Jana does have some positive memories though.  “Students were doing some of their lab work online, for example, for the PPE labs, they gathered household items as their PPE, meaning they would put on housecoats, jackets, etc. and demonstrate how to perform PPE. Also, they practice their interactions with patients by recording themselves, making mistakes, but getting more practice and coming better prepared to the face to face labs, which is something I will likely continue.”  Moving forward, Jana also plans to continue using her iPad in the classroom, projecting her work on the screen.  She is also considering keeping a condensed lab model to give the students a bit more flexibility and free up classroom space. “The allied health programs are quite intense, especially our X-ray program. Students were coming in 8:00am to 5:00pm every day, which is a long day to absorb information, apply it and then go home and study. Going forward I will likely keep a more condensed labs to shorten these days if possible.”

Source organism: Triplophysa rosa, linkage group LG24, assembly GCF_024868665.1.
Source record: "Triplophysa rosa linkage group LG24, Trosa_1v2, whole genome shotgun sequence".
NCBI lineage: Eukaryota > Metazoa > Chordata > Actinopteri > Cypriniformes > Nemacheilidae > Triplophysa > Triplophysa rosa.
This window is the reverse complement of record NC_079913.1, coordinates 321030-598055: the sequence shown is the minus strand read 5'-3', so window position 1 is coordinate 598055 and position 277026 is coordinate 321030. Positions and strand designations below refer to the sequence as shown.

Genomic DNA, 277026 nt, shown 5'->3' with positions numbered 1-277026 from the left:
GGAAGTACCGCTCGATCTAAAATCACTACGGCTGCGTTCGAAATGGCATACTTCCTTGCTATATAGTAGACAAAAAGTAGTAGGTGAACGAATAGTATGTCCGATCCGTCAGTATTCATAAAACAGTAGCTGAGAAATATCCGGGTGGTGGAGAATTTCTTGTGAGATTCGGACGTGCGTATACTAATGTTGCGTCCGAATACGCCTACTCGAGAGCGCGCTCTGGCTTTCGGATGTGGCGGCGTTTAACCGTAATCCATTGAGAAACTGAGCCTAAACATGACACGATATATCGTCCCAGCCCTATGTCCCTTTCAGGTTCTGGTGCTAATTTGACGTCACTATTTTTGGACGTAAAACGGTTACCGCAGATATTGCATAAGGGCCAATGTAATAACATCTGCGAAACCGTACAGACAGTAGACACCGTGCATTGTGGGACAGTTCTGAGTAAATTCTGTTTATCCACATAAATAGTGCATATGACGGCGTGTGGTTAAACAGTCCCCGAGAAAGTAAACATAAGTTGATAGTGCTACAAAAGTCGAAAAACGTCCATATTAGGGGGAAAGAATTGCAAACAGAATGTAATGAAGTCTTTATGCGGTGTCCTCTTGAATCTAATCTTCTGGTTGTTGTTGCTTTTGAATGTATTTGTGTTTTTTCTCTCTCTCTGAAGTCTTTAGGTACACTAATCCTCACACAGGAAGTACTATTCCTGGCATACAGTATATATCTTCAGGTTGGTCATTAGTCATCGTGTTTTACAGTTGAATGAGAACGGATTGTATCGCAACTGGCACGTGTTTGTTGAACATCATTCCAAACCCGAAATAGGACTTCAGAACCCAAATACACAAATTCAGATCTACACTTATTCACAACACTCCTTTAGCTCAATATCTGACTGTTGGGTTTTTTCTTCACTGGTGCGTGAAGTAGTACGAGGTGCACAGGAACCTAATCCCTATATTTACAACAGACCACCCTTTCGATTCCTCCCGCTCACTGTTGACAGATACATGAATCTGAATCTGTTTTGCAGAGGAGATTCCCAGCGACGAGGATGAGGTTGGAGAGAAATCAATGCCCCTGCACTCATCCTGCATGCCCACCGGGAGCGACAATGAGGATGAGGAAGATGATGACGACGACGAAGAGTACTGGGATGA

All in all, I am glad Jana persevered and found some good come out of her challenging year.  I look forward to hearing how her new plans go!